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Ceres2030’s new analysis finds that USD 10bn is urgently needed to avert the COVID-19 hunger crisis

  |   SUN Civil Society Network, SUN Country Network

Ceres2030’s new analysis finds that USD 10 billion is urgently needed this year to prevent millions more people from becoming food insecure as a result of COVID-19. USD 5 billion of this must come from donor governments as aid, with the rest provided by developing countries themselves.

Without funding for social protection programmes providing food or money to people in developing countries, decades of progress in tackling hunger could be wiped out by the end of this year, with longstanding consequences.

The impact of COVID-19 on food security and nutrition

Ceres 2030’s economic modelling and analysis use data from the UN’s 2020 State of Food Security and Nutrition in the World (SOFI) report. We found that an additional 95 million people could be affected by hunger over the course of 2020, mostly in sub-Saharan Africa and South Asia, taking us back to absolute levels not seen in almost two decades.

We found that USD 10 billion worth of social protection programs providing food or money could prevent a hunger crisis and ensure that people are able to maintain their pre-COVID-19 consumption levels and patterns. USD 5 billion of this must come from donor governments as aid, with the rest provided by developing countries themselves. This money is additional to the funds needed to help the 690 million people who were already hungry before COVID-19 in 2019, according to the latest SOFI report.

Equally important is the change in diets, as people in poverty who have less income are turning away from more expensive, nutritious foods like — fish, fruits, vegetables, and dairy — to cheaper but poorer- quality calories, such as sugar, oil, corn, and other staples. In addition, perishable foods face a greater risk of disruption than staple foods. These perishable products are important sources of protein and micronutrients, and not getting enough of them will have a negative impact on people’s health.

Even before the pandemic, too little was being done globally to end hunger. The number of hungry people had been rising for five years in a row according to the latest UN SOFI report, due to conflict, climate change and insufficient government action. COVID-19 has exacerbated an already urgent situation, with lockdowns leaving millions of people without work and unable to buy enough food. Hunger numbers could rise to levels not seen in almost two decades, seriously threatening the achievement of the UN Sustainable Development Goal (SDG) 2 to end hunger by 2030.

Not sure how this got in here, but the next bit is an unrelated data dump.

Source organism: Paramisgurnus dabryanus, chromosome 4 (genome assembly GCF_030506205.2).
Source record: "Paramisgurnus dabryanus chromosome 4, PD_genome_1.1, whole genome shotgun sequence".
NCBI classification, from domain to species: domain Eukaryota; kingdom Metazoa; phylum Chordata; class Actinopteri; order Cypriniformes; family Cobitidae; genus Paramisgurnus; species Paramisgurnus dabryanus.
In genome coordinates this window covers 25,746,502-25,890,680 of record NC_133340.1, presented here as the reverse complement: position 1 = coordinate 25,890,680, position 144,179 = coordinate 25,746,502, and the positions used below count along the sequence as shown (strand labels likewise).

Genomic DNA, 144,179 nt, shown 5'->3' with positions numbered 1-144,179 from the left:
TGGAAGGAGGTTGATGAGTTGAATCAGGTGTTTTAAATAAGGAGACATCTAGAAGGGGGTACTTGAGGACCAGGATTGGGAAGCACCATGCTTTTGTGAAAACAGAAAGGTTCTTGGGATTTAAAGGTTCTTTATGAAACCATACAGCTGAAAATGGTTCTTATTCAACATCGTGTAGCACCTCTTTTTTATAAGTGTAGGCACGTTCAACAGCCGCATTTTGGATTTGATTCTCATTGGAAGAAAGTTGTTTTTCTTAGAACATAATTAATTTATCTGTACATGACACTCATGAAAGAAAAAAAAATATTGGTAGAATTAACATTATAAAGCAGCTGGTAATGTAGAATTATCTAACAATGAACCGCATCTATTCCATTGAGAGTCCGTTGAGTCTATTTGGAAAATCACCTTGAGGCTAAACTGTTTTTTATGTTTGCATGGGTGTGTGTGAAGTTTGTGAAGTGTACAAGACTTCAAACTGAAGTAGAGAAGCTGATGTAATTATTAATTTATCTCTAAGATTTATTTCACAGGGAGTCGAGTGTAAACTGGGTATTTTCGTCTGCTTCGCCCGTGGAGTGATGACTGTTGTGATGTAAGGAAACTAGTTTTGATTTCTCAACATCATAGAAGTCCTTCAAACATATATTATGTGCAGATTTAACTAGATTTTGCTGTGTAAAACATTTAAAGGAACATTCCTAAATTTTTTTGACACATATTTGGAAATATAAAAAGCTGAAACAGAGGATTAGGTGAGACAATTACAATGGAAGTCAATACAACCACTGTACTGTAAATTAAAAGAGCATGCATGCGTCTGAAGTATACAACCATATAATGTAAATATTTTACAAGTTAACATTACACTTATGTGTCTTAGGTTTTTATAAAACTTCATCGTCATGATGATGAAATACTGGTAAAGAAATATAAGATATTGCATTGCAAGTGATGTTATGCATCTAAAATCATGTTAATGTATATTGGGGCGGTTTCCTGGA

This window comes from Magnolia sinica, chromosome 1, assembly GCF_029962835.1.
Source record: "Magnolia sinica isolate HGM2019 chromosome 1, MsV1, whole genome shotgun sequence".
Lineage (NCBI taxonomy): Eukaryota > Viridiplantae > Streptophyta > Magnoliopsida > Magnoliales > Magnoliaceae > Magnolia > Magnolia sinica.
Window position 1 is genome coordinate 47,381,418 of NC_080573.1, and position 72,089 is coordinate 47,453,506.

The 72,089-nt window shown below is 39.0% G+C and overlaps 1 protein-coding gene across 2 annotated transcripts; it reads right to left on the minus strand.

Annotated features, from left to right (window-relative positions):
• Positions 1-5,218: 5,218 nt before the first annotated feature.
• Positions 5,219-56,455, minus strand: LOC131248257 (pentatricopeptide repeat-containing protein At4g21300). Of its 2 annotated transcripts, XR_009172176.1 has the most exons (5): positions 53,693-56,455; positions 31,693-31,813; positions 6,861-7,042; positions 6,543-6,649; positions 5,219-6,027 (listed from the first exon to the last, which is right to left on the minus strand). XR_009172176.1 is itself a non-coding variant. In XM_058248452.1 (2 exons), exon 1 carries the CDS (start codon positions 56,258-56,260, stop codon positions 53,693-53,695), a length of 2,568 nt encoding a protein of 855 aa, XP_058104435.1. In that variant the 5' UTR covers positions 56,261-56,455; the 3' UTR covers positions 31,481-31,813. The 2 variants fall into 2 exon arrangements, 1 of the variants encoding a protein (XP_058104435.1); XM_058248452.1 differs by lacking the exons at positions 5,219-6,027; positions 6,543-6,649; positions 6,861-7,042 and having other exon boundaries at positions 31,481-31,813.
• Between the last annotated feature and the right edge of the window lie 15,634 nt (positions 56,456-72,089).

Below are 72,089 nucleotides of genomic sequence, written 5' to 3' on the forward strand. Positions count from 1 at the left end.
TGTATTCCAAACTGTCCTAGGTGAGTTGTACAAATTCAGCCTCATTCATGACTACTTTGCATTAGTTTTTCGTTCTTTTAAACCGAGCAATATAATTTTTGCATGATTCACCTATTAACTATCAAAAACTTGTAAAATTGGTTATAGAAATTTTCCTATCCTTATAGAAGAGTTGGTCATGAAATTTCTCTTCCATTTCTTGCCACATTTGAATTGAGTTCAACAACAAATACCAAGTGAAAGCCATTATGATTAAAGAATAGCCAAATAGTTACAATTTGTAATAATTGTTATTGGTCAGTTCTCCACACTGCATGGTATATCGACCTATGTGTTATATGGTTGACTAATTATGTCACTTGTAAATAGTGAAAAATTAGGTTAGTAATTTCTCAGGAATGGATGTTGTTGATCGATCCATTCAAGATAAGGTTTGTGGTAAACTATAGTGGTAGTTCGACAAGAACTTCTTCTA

Ceres2030’s analysis shows that if governments provide USD 10 billion for social protection programs in Africa and South Asia, with at least USD 5 billion coming from donor governments as aid, then we could prevent a COVID-19 food security and nutrition crisis. Social protection programs are needed in the short-term to address the current crisis and into the longer-term to provide a safety net and boost incomes for the worst off. 

Social protection is an investment in people, ensuring they always have the means to buy nutritious food, send children to school, and get the healthcare they need. It can help prevent people facing short-term shocks from having to sell off livestock or other assets to pay for their next meal; or from being unable to feed their children, which can have permanent economic and social consequences. 

Ethiopia has one of the most effective social protection schemes in Africa. It uses a combination of cash transfers for those who cannot work and training and public job schemes for those who can to boost agricultural production and tackle hunger. Research has shown its impact is equivalent to reducing the length of the hungry season by one third.

There is a growing consensus on the need for these measures. In response to the COVID-19 crisis, UN Secretary-General António Guterres recently called for governments to strengthen social protection systems for nutrition.

With the right social protection policies and long-term investments to build sustainable and resilient food systems, governments can not only avert a COVID-19 hunger crisis, but put the UN goal to end hunger by 2030 back on track.

• What would it cost to avert the COVID-19 hunger crisis? – Download the report

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